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Early engagement with the relevant Traditional Owners or RARB (Recognised Aboriginal Representative Bodies) is encouraged to ensure projects are planned to minimise the risk of damage to Aboriginal heritage.





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The Aboriginal Heritage Act 2006 (AH Act) (Vic) provides for protection and management of Aboriginal cultural heritage, including Aboriginal places, objects and ancestral remains. Aboriginal people are recognised as the owners of their heritage, and there are legislative processes in place for the return of places, objects and ancestral remains.

The Act also provides for intangible cultural heritage protection, including 'any knowledge of or expression of Aboriginal tradition, other than Aboriginal cultural heritage, and includes oral traditions, performing arts, stories, rituals, festivals, social practices, craft, visual arts, and environmental and ecological knowledge, but does not include anything that is widely known to the public'; and any intellectual creation or innovation based on or derived from anything referred to these.

There are criminal penalties for knowingly damaging cultural heritage which can include orders for financial reparation or any other reasonable steps toward restoration of the damage.

A central system of Registered Aboriginal Parties (RAPs) determine the approach to cultural heritage in relation to their registered area, including:

  • considering applications for cultural heritage permits
  • evaluating and approving or refusing cultural heritage management plans
  • entering into cultural heritage agreements
  • reporting to the independent statutory body, the Victorian Aboriginal Heritage Council responsible for managing the system of RAPs and advising the Minister, on an annual basis.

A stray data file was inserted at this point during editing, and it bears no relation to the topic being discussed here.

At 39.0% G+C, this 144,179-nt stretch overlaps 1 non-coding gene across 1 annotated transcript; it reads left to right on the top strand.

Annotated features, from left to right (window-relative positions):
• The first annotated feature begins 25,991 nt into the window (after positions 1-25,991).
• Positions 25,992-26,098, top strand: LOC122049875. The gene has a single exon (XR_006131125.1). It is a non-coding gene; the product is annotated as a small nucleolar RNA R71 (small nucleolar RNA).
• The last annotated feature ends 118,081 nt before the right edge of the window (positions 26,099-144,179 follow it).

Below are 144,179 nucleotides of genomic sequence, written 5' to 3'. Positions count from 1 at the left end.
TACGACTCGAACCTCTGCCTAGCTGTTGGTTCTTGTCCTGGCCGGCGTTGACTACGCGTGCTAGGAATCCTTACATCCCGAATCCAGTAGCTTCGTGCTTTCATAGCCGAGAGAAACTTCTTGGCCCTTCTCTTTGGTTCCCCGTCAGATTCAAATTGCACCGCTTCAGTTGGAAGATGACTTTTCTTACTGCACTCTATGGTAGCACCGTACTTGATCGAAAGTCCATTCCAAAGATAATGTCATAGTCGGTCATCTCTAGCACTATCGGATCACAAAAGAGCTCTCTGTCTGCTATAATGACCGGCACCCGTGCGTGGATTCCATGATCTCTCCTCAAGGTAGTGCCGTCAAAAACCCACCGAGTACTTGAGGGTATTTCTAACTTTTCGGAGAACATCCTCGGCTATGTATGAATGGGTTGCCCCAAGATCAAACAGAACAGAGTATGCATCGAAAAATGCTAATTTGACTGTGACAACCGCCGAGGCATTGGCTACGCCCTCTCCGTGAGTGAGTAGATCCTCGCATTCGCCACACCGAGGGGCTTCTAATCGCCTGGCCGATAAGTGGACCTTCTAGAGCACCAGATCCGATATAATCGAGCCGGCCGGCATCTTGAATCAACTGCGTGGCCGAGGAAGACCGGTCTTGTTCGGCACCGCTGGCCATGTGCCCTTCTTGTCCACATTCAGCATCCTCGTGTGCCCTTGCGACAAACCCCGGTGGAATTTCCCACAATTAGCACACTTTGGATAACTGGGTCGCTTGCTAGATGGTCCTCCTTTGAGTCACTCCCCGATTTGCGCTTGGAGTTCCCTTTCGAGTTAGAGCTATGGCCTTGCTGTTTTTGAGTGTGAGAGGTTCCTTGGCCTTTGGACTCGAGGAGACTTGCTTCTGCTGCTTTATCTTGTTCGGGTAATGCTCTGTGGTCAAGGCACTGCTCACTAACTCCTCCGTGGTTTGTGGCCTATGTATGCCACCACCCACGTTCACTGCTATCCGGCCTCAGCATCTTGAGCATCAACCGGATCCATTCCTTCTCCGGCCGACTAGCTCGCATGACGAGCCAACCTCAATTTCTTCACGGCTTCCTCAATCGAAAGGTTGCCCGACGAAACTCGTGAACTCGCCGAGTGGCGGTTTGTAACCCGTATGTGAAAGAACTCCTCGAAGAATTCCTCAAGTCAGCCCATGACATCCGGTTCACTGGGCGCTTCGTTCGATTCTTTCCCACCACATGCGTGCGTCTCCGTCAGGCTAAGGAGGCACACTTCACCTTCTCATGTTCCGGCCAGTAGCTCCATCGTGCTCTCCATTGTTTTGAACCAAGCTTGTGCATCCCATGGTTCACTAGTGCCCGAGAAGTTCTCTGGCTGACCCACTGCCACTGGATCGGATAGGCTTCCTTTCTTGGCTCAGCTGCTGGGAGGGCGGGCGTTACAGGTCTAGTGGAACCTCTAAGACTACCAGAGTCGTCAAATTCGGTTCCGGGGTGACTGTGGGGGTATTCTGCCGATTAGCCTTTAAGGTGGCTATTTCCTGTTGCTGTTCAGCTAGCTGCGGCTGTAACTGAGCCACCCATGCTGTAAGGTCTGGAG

The Act legislates a Victorian Aboriginal Heritage Register be maintained. You can search the Aboriginal Cultural Heritage Register and Information System here.

The Act works in conjunction with the Planning and Environment Act 1987 to manage permits and work approvals relating to cultural heritage. Permits are voluntary, and cultural heritage management plans (CHMPs) may be voluntary or required under legislation in certain circumstances, such as where an Environment Effects Statement requiring an assessment of the potential environmental impacts of a proposed development is required under the Environment Effects Act 1978.

Other legislation providing for the protection of cultural heritage includes the Traditional Owner Settlement Act 2010 (Vic) where some activities having a significant impact on Traditional Owner rights cannot go ahead without the consent of the Traditional Owner group, and the Heritage Act 2017 (Vic) protecting non-Indigenous heritage.

The Charter of Human Rights and Responsibilities Act 2006 (Vic) grants Aboriginal people a ‘cultural right’ including the right to enjoy culture, identity, language, kinship ties and the relationship to land and water.


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The Aboriginal Heritage Legislation Amendment and Repeal Act 2023 managing Aboriginal heritage in Western Australia repeals the Aboriginal Cultural Heritage Act 2021 and reinstates, with modifications, the Aboriginal Heritage Act 1972. The Act commenced on 15 November 2023. 

Before undertaking any activities on land, you should check for First Nations heritage using the Aboriginal Cultural Heritage Inquiry System (ACHIS) which provides locations and information about known First Nations heritage in Western Australia. 

Approval is only required where there is potential for any harm to a First Nations site.  

There are different types of approval under the Act, and in the Aboriginal Heritage Regulations 1974. Approval may be required from either the Minister for Aboriginal Affairs or the Registrar of Aboriginal Sites for any activity which may harm an Aboriginal site. There are four types of authorisations:

  1. Section 18 consent – for more significant impacts and harm to Aboriginal sites 
  2. Section 16 authorisation – for excavation purposes (generally related to research)
  3. Regulation 7 approval – to bring plant and equipment to an Aboriginal site
  4. Regulation 10 consent – for more minor activities and impacts

The Aboriginal Heritage Act 1972 Guidelines can assist in determining whether an intended land use poses a risk of committing an offence under the Act.

Licences, permits and authorities are required for a range of activities, and are issued under legislation including the Conservation and Land Management Act 1984Biodiversity Conservation Act 2016, Swan and Canning Rivers Management Act 2006 and Rottnest Island Authority Act 1987.

The State Government’s advisory body the Heritage Council of Western Australia provides legal protection to places that have been assessed as being important to the State as vested under the Heritage Act 2018. You can search that database here.